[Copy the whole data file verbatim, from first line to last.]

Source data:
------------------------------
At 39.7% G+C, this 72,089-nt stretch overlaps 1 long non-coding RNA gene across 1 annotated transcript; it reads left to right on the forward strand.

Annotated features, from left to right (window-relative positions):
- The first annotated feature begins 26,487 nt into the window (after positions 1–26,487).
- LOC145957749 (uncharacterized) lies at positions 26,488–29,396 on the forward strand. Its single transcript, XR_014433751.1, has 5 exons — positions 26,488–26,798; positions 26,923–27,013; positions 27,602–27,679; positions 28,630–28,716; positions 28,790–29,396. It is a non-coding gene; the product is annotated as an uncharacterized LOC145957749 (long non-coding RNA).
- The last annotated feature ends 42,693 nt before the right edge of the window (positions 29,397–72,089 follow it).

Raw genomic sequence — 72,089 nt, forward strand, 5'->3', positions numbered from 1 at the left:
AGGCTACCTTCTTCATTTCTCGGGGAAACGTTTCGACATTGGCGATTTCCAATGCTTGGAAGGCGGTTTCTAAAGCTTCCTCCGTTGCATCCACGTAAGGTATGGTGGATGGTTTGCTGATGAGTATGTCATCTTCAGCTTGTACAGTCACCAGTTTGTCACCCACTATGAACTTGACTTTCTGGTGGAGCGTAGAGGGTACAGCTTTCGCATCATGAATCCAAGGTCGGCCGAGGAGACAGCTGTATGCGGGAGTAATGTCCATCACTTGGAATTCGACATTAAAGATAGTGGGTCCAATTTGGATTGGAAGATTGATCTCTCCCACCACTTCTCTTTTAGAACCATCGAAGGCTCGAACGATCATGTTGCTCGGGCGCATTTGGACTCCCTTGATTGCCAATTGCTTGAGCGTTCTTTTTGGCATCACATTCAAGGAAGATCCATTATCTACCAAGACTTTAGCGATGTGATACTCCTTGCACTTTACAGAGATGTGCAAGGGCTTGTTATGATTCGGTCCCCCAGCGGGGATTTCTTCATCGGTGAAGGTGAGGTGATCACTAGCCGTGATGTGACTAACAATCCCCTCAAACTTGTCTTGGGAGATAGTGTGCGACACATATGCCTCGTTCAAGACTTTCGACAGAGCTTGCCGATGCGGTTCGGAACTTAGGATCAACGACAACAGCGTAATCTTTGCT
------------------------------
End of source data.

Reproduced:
At 39.7% G+C, this 72,089-nt stretch overlaps 1 long non-coding RNA gene across 1 annotated transcript; it reads left to right on the forward strand.

Annotated features, from left to right (window-relative positions):
- The first annotated feature begins 26,487 nt into the window (after positions 1–26,487).
- LOC145957749 (uncharacterized) lies at positions 26,488–29,396 on the forward strand. Its single transcript, XR_014433751.1, has 5 exons — positions 26,488–26,798; positions 26,923–27,013; positions 27,602–27,679; positions 28,630–28,716; positions 28,790–29,396. It is a non-coding gene; the product is annotated as an uncharacterized LOC145957749 (long non-coding RNA).
- The last annotated feature ends 42,693 nt before the right edge of the window (positions 29,397–72,089 follow it).

Raw genomic sequence — 72,089 nt, forward strand, 5'->3', positions numbered from 1 at the left:
AGGCTACCTTCTTCATTTCTCGGGGAAACGTTTCGACATTGGCGATTTCCAATGCTTGGAAGGCGGTTTCTAAAGCTTCCTCCGTTGCATCCACGTAAGGTATGGTGGATGGTTTGCTGATGAGTATGTCATCTTCAGCTTGTACAGTCACCAGTTTGTCACCCACTATGAACTTGACTTTCTGGTGGAGCGTAGAGGGTACAGCTTTCGCATCATGAATCCAAGGTCGGCCGAGGAGACAGCTGTATGCGGGAGTAATGTCCATCACTTGGAATTCGACATTAAAGATAGTGGGTCCAATTTGGATTGGAAGATTGATCTCTCCCACCACTTCTCTTTTAGAACCATCGAAGGCTCGAACGATCATGTTGCTCGGGCGCATTTGGACTCCCTTGATTGCCAATTGCTTGAGCGTTCTTTTTGGCATCACATTCAAGGAAGATCCATTATCTACCAAGACTTTAGCGATGTGATACTCCTTGCACTTTACAGAGATGTGCAAGGGCTTGTTATGATTCGGTCCCCCAGCGGGGATTTCTTCATCGGTGAAGGTGAGGTGATCACTAGCCGTGATGTGACTAACAATCCCCTCAAACTTGTCTTGGGAGATAGTGTGCGACACATATGCCTCGTTCAAGACTTTCGACAGAGCTTGCCGATGCGGTTCGGAACTTAGGATCAACGACAACAGCGTAATCTTTGCT